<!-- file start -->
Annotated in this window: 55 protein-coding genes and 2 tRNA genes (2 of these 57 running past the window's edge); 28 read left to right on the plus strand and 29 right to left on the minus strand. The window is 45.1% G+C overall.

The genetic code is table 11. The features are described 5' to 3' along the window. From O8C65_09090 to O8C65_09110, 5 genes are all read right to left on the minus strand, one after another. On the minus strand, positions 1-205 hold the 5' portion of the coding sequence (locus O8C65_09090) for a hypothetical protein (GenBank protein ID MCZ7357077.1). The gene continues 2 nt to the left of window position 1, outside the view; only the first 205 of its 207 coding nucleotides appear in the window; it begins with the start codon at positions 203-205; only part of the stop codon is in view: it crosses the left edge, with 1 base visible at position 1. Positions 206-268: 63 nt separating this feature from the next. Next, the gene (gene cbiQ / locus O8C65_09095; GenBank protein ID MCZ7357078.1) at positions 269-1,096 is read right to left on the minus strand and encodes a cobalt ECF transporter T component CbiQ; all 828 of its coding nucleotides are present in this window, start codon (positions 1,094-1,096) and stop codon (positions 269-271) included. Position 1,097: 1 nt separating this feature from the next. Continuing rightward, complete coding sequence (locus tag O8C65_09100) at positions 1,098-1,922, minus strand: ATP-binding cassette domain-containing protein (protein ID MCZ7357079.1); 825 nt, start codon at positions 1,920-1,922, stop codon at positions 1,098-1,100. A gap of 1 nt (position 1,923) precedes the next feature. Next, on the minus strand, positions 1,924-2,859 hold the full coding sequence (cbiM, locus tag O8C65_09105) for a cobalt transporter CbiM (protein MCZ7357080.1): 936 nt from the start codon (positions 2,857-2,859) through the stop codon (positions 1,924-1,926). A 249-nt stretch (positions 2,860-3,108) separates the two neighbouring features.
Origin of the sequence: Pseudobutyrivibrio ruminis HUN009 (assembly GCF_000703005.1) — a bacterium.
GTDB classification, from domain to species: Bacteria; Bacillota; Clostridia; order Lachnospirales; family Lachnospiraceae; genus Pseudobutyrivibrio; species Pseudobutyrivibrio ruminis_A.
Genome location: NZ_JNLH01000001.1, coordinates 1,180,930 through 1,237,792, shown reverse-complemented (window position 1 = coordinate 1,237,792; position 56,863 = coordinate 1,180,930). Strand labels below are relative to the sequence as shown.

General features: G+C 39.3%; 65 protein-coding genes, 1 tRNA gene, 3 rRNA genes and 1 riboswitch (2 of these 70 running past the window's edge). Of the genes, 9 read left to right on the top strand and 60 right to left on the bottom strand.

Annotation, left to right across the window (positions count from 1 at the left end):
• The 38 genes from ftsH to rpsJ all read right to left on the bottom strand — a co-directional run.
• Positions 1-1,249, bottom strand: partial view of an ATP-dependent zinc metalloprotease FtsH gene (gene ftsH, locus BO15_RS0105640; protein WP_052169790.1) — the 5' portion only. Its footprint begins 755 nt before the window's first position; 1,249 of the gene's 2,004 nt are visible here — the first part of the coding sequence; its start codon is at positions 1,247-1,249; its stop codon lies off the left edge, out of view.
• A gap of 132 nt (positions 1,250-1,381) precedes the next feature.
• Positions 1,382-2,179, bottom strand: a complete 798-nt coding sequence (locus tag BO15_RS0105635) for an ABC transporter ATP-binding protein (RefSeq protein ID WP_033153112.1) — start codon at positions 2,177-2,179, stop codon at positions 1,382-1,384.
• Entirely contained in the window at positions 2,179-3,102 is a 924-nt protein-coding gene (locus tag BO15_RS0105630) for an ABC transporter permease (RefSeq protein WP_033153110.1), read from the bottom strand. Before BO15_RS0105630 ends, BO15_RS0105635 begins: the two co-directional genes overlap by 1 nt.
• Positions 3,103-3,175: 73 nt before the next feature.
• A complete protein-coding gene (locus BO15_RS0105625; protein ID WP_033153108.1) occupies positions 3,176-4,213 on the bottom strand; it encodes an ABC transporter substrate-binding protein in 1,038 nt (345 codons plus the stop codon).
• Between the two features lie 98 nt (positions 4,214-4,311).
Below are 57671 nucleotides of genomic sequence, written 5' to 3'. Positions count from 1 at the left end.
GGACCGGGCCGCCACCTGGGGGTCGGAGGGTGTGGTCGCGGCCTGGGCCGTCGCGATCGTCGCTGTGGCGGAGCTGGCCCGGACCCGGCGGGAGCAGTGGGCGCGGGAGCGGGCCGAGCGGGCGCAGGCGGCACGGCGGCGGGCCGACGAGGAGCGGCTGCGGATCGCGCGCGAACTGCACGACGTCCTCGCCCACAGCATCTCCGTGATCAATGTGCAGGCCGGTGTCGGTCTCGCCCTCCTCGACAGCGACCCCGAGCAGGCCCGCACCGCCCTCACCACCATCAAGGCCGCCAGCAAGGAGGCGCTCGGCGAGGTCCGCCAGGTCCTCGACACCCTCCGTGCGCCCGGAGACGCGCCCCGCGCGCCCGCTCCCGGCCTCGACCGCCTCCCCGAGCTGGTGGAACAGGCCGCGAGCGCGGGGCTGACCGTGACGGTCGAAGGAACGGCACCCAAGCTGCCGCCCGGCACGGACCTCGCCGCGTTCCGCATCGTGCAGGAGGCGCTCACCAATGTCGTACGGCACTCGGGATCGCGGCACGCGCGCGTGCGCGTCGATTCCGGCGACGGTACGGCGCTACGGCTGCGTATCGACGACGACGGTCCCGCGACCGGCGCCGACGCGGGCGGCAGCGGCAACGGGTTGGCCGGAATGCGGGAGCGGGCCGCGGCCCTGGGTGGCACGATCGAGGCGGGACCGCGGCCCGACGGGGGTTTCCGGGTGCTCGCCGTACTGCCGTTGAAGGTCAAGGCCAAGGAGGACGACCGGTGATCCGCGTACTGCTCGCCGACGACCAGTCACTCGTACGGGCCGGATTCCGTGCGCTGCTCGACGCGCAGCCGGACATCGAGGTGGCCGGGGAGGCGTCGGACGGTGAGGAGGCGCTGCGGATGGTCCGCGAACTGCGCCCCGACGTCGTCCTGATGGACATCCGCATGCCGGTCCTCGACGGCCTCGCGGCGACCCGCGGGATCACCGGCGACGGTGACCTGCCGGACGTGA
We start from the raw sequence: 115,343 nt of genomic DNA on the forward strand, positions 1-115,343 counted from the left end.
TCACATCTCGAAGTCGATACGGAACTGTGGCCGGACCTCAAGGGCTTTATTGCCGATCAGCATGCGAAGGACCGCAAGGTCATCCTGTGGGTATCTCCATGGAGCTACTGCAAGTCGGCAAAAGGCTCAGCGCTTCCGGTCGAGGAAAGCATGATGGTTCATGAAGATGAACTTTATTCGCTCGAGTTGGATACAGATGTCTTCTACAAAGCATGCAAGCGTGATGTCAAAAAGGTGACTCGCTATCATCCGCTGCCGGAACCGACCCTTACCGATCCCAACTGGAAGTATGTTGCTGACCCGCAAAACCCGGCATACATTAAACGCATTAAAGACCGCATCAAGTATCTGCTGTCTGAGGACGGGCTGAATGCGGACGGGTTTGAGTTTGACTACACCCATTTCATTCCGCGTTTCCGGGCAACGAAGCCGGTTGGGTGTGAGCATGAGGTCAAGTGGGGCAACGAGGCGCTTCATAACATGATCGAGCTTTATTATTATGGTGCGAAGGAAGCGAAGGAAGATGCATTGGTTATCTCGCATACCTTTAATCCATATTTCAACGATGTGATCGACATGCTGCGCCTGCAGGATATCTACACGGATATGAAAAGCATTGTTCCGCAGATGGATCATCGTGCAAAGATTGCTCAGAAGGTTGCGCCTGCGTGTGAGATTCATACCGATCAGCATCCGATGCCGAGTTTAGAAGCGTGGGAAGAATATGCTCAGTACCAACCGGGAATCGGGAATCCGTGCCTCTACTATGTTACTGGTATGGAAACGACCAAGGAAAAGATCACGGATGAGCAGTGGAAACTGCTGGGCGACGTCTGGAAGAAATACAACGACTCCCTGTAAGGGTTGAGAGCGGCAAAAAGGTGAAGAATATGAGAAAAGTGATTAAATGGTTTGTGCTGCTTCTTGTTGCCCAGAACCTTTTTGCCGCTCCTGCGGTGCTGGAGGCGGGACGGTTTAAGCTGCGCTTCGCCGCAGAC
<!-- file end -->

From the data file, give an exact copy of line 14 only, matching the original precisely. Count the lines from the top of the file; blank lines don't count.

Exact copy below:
• A complete protein-coding gene (locus BO15_RS0105625; protein ID WP_033153108.1) occupies positions 3,176-4,213 on the bottom strand; it encodes an ABC transporter substrate-binding protein in 1,038 nt (345 codons plus the stop codon).